The Apprentice

While Donald Trump is best known as the 45th President of the United States, he’s also known to many as the star of The Apprentice. This reality show competition sees a group of hopefuls complete a series of business-related tasks, with the overall winner earning a lucrative one-year job contract worth $250,000. Trump was host for the show for 14 seasons from 2004 to 2015, with one more series with Arnold Schwarzenegger as host before the show was ultimately cancelled.

Shortly after the first American series started airing, the UK launched its very own version featuring Sir Alan Sugar in Donald Trump’s role. Set mostly in London, the UK version of the show has aired annually, with its fifteenth series starting soon. The show is such a big success in the UK that it has a companion show, The Apprentice: You’re Fired!, and has had various specials and one-offs. It’s also had a spin-off series, Young Apprentice, which aired for three series.

University Challenge

Few people realise that University Challenge, a staple of BBC Two’s schedule, is actually based on an American show. College Bowl, the original American iteration, first aired in 1959 on CBS. It wasn’t until 1962 that University Challenge first aired. It ran for 913 episodes on ITV until 1987, before being brought back by the BBC in 1994, where it’s aired regularly on BBC Two ever since.

The quiz show, which sees students from various UK universities compete has enjoyed a lot of success over the years and is currently in its 49th series. It’s become well known for its quirky contestants, as well as the obscurity and difficulty of the questions the contestants are asked.

Geordie Shore

Set in Newcastle, Geordie Shore is one of many reality TV shows to fill the schedules. It’s been a big success for parent channel MTV, having aired a total of 19 series plus two spin-off series so far. It follows a group of people from Newcastle and nearby as they live together, carry out jobs and party hard. Jersey Shore is the original American reality TV show that Geordie Shore’s based on. It ran for six seasons from 2009 to 2012 and was a big hit, with spin-off shows featuring some of the show’s most prominent cast members commissioned.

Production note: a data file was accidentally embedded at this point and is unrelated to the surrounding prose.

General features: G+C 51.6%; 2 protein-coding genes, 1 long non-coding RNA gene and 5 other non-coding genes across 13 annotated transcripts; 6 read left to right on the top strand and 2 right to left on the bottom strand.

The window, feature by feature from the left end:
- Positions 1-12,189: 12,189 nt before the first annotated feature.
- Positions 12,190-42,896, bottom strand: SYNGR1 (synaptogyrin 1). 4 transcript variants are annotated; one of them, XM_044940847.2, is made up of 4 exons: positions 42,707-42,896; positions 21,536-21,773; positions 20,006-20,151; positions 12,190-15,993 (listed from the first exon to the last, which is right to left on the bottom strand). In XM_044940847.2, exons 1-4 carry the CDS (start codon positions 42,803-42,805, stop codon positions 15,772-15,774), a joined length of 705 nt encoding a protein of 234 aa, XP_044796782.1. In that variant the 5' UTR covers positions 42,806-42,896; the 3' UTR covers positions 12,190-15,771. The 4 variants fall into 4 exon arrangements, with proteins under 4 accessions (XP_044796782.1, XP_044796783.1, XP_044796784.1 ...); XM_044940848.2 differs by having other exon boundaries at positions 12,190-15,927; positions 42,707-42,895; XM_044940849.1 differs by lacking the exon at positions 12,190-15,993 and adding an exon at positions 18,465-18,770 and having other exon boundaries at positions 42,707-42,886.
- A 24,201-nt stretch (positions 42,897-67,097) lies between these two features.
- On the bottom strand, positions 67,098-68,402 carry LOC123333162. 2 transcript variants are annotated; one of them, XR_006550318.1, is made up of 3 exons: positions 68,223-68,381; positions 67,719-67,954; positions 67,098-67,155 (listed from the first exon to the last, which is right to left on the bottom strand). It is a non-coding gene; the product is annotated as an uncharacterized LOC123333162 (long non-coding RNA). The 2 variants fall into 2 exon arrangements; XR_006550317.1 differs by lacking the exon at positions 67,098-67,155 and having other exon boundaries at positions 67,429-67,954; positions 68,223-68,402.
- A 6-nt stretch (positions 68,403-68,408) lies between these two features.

Though the ratings for Geordie Shore are dwindling – the most recent series is the lowest rated to date – it has pulled in some impressive ratings for MTV. In fact, six series managed to bring in over a million viewers on average each.

Love Island

Love Island is one of ITV2’s biggest successes to date. The reality series originated as a celebrity reality show in 2005 and ran for two series before being axed due to low ratings. However, it was revived in 2015 as a reality show for civilians and has gone on to become a huge ratings winner for the channel.

Each series has had more viewers than the preceding one; the most recent one, the fifth, earned an average of 5.61 million viewers per episode. The dating show features a group of singletons looking for love while living in a glamorous villa. The success of the original British version has resulted in several international versions being launched, including an American version that debuted in 2019. Though it only earned an average of 2.19 million viewers, a second season has been announced for 2020.